London, U.K. --- (METERING.COM) --- July 7, 2008 - A full rollout of smart metering by 2020 and consistent and sustainable behavioral change by consumers to embrace the challenge of reducing their energy consumption are among the measures necessary in meeting the 2020 carbon emission targets.

In addition there is a need to better communicate to domestic consumers the need for energy efficiency initiatives, or else more compliance-based measures will be necessary.

These are among the findings of a new report by Ernst & Young, "Costing the earth?", which finds that consumer energy bills in the U.K. will rise by at least 20 percent, and probably much more, to pay for the cost of meeting the low carbon agenda. This equates to an increase in annual domestic energy bills in 2020 of £5.3 billion (US$10.4 billion), or an average £213 (US$420) per household.

Components include the cost of the smart meter rollout and obligations on energy suppliers to reduce household carbon emissions, which is expected to add 6.5 percent to consumer bills by 2020. Other components are the additional cost of financial support for renewables (6.8 percent), changes to the generation mix with the addition of low carbon capacity (3.5 percent), additional investment in networks to ensure continued security of supply (1.8 percent) and other items such as value added tax (1.9 percent).

However, consumers do not yet appear to appreciate the inevitability of domestic energy bills rising to meet these commitments, with a survey of over 2,000 adults undertaken in May 2008 finding that only 4 percent agreed with the statement “My home energy bill needs to rise to help combat climate change”.

Nevertheless just over two-thirds of respondents did feel that they should be responsible for reducing the amount of energy used in their homes, and 50 percent agreed they would be willing to reduce their energy consumption if their energy bill were to increase by £200 ($395) or more over a year.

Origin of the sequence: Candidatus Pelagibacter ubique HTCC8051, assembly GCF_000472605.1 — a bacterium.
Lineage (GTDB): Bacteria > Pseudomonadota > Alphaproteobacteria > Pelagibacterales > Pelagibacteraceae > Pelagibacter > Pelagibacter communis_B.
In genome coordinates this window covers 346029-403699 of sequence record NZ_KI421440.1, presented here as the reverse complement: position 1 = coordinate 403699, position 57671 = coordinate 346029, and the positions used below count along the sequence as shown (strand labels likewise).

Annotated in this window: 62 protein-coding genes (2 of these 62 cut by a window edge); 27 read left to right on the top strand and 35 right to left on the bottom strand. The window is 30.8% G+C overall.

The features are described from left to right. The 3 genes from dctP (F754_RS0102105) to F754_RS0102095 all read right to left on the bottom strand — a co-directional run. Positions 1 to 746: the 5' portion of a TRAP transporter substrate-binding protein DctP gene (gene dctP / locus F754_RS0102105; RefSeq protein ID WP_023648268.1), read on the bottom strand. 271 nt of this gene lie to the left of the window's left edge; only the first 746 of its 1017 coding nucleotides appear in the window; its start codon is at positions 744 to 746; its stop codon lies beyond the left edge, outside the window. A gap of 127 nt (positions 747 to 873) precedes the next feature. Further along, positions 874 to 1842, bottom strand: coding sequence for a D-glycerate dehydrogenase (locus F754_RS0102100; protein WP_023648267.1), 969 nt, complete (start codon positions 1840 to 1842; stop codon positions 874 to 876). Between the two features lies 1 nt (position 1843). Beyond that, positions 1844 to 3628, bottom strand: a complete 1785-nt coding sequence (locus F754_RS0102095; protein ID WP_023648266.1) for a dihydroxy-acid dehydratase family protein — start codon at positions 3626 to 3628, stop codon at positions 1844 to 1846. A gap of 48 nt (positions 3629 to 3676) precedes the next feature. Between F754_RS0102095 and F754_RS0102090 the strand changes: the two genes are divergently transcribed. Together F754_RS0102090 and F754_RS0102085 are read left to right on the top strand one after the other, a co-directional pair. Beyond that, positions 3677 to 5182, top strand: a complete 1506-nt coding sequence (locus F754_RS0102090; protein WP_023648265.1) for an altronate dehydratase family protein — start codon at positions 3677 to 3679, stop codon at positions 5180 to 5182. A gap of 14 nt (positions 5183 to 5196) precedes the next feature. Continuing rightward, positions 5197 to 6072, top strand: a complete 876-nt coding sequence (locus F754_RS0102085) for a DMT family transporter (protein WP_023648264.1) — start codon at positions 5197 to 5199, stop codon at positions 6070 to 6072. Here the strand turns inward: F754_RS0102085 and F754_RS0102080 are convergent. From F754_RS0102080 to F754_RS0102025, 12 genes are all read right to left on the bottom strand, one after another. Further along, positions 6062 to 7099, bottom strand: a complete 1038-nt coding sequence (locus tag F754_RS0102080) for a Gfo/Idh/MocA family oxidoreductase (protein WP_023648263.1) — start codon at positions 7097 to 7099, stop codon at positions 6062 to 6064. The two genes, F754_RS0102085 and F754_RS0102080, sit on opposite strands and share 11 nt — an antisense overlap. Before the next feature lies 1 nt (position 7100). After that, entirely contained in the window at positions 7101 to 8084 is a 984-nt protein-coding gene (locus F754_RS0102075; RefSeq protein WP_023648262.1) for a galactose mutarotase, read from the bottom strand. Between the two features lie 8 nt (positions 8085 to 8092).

According to the report this increase in consumer bills will reflect a structural change in the cost base of the UK’s energy supply industry that is independent of any commodity price rises for energy, which will themselves make the total increase in bills even higher. Any rise in bills will add to the number of those falling within the government’s definition of fuel poverty. Moreover, any investments made by households to capture energy efficiencies would represent a further expense.

The report notes that energy retail competition will continue to be driven by price. Opportunities to differentiate may come through deepening relationships with customers based upon the insights from smart metering, and offering new energy service propositions to help customers improve their energy efficiency and mitigate the impact of their discretionary spend on energy efficiency measures.

The UK’s emissions reduction target is a 26 percent cut in carbon emissions by 2020 from the 1990 level, while under the European Union’s proposed Renewable Energy Directive 15 percent of energy supply (i.e., transport, heat and electricity) must be met from renewable sources by 2020.